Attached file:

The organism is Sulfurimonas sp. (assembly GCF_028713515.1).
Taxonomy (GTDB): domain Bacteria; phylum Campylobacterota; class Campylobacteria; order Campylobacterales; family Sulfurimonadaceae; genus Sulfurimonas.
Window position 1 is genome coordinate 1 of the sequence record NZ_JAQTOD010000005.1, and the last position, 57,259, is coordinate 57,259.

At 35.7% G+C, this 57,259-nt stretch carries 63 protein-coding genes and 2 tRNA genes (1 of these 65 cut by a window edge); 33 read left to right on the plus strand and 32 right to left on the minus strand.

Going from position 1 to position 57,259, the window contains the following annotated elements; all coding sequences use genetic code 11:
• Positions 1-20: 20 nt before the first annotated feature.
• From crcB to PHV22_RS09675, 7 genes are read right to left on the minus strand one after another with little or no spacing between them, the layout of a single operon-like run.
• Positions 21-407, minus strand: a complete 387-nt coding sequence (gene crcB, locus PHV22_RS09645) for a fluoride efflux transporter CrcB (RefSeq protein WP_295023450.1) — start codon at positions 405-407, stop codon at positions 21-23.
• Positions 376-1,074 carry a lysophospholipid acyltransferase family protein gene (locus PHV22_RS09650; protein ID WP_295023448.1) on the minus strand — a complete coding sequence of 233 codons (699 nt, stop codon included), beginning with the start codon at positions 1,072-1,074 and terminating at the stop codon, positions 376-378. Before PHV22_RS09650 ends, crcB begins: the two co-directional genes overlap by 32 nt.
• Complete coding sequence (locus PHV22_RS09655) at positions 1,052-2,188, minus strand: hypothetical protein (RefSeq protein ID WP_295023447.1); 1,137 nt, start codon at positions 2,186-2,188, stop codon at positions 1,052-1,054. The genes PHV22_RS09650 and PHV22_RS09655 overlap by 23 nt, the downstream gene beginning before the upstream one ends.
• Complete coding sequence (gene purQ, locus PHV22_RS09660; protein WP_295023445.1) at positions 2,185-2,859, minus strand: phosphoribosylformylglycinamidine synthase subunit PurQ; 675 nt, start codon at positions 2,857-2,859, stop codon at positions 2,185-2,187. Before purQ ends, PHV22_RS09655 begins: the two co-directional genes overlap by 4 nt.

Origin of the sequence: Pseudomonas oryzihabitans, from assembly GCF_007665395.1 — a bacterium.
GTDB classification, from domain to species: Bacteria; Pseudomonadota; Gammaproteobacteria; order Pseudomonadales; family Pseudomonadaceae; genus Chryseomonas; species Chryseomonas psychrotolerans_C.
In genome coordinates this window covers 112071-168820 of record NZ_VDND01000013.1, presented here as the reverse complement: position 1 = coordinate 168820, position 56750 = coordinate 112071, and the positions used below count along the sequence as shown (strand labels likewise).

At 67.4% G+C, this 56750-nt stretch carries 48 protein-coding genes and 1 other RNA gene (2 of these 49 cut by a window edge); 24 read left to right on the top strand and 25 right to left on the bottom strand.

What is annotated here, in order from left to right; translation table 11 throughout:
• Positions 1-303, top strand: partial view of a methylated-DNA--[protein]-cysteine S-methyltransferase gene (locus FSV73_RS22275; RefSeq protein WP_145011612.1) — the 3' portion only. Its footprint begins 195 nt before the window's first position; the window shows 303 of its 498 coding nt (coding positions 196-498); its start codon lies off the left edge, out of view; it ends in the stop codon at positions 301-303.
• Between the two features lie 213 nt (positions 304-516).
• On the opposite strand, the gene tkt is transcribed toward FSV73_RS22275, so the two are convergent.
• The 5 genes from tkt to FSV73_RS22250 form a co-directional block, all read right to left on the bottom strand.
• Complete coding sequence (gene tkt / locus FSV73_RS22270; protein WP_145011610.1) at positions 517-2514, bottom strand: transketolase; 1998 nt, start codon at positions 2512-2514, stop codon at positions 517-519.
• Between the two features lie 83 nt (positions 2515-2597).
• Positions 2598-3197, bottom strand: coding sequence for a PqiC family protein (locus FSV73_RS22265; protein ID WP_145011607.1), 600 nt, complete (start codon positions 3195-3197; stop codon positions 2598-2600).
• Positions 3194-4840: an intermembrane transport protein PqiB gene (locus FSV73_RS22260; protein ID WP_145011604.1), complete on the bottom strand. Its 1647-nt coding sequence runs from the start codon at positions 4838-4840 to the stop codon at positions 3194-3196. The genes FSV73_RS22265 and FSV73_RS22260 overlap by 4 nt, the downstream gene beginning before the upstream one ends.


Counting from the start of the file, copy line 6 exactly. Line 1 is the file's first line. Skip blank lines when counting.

• Positions 1-20: 20 nt before the first annotated feature.